Show download pdf controls
  • Common expenses A–F

    Details on common retail industry employee expenses for:

    Car expenses

    You can't claim a deduction for the normal trips between your home and work, even if you live a long way from your usual workplace or have to work outside normal business hours. These are private expenses.

    You can claim a deduction for the cost of using a car you own, lease or hire (under a hire-purchase arrangement) when you drive:

    • between separate jobs on the same day – for example, travelling from your retail job to your second job as a waiter
    • to and from an alternate workplace for the same employer on the same day – for example, driving between separate retail stores for the same employer.

    To claim a deduction you must keep records of your car use You can choose between the cents per kilometre method or the logbook method. If you use the logbook method, you need to keep a valid logbook to help you determine the percentage of work-related use along with records of your car expenses. If you use the cents per kilometre method, you need to provide a calculation of your work-related kilometres. You must be able to show that the kilometres travelled were work-related.

    The Work-related car expenses calculator helps calculate the amount you can claim as a deduction for car expenses.

    If you own a motorcycle, or a vehicle with a carrying capacity of one tonne or more, or nine passengers or more you can deduct the actual expenses related to your work-travel.

    See also:

    Child care

    You can't claim a deduction for child care when you're working. It's a private expense.

    Clothing expenses (including footwear)

    You can claim a deduction for the cost you incur when you buy, hire, repair or replace clothing, uniforms and footwear you wear at work if it's:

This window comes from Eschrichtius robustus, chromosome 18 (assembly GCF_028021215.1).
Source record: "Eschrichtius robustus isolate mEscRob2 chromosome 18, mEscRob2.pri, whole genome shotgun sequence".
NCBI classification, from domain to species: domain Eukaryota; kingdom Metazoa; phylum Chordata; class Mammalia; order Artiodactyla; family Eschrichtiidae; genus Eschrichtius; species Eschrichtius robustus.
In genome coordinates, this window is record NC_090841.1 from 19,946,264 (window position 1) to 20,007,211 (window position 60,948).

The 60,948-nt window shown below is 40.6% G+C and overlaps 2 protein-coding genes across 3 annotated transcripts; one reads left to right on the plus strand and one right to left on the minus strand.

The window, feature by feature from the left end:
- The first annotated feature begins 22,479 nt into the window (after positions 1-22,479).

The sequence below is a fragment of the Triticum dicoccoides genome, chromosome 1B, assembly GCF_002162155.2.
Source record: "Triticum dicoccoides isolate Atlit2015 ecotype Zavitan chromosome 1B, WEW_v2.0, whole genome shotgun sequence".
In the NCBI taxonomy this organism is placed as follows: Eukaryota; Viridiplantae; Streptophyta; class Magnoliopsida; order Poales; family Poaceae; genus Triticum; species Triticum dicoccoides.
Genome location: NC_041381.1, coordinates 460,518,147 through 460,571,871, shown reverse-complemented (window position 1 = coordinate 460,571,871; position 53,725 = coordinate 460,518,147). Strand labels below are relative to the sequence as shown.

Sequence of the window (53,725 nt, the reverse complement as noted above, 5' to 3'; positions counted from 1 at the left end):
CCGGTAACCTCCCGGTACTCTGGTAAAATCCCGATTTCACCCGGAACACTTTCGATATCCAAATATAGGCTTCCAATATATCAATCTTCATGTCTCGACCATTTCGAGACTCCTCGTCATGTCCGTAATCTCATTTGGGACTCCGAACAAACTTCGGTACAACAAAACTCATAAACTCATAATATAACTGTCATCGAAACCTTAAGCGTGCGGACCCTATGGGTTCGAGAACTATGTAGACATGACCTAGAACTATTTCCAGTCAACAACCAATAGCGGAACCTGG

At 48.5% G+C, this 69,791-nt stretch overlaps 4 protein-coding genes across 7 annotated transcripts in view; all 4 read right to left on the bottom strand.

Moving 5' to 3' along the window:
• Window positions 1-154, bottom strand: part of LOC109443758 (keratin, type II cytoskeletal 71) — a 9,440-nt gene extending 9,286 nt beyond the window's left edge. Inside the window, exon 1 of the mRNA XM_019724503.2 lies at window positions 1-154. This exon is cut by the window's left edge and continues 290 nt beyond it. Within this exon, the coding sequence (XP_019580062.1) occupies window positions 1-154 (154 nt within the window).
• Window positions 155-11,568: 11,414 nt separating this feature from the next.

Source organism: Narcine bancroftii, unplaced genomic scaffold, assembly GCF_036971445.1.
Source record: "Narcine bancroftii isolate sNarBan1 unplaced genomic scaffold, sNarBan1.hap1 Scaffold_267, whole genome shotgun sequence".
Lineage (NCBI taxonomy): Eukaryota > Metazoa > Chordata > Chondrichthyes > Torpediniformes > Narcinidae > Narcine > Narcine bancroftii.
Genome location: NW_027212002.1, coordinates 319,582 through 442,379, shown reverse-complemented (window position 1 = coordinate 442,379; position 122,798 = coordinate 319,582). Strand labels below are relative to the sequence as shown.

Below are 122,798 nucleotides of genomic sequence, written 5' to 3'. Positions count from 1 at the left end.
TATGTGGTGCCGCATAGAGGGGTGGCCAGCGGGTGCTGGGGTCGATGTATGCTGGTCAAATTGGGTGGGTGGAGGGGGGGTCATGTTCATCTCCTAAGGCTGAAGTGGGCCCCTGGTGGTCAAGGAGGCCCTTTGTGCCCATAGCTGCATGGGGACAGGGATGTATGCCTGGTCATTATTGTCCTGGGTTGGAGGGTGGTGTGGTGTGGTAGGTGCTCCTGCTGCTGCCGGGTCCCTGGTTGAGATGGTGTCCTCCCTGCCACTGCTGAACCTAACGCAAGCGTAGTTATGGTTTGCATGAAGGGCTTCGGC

• protective
    • occupation specific (and not a conventional, everyday piece of clothing)
    • a compulsory uniform that identifies you as an employee of an organisation with a strictly enforced policy that makes it compulsory for you to wear the uniform while you're at work
    • a non-compulsory uniform, if your employer has registered the design with AusIndustry.

    Clothing in a specific colour or brand isn't enough to classify clothing as a uniform. For example, a shirt with the corporate logo on it that your employer strictly requires you to wear when you work is a compulsory uniform, so you can claim a deduction for buying and repairing it.

    You can't claim a deduction for the cost of buying plain clothing, such as black trousers, plain shirts or black shoes worn at work, even if:

    • you only wear it to work
    • your employer tells you to wear it.

    You can't claim a deduction if your employer buys, repairs or replaces your clothing.

    Example: conventional clothing

    Matt works as a sales assistant in a clothing store. His employer requires him to wear clothes available in the store or similar. Matt earns his income mostly from the activity of selling clothes.

    Although he must wear clothing in accordance with his employer's requirements, this isn't sufficient to make the clothing deductible. Matt can't claim a deduction as the clothes are of a conventional nature and not part of a compulsory uniform.

    End of example

     

    Example: conventional clothes worn with a uniform

    Rick works at a supermarket. He is required to buy and wear a shirt with the supermarket's logo embroidered on it. The employee guidelines include a requirement to wear black pants and closed black shoes, the guidelines don't specify any other qualities of those items such as non-slip.

    Rick can claim a deduction for the cost of the shirts as they are a compulsory uniform, but he can't claim the cost of his pants or shoes. Even though his employer requires him to wear a specific colour, they aren't distinctive enough to make them part of his uniform and are still conventional clothes.

    End of example

    See also:

    Driver's licence

    You can't claim a deduction for obtaining or renewing your driver's licence, even if you must have it as a condition of employment. This is a private expense.

    For more retail industry workers expenses, see:

      Last modified: 20 Dec 2019QC 51271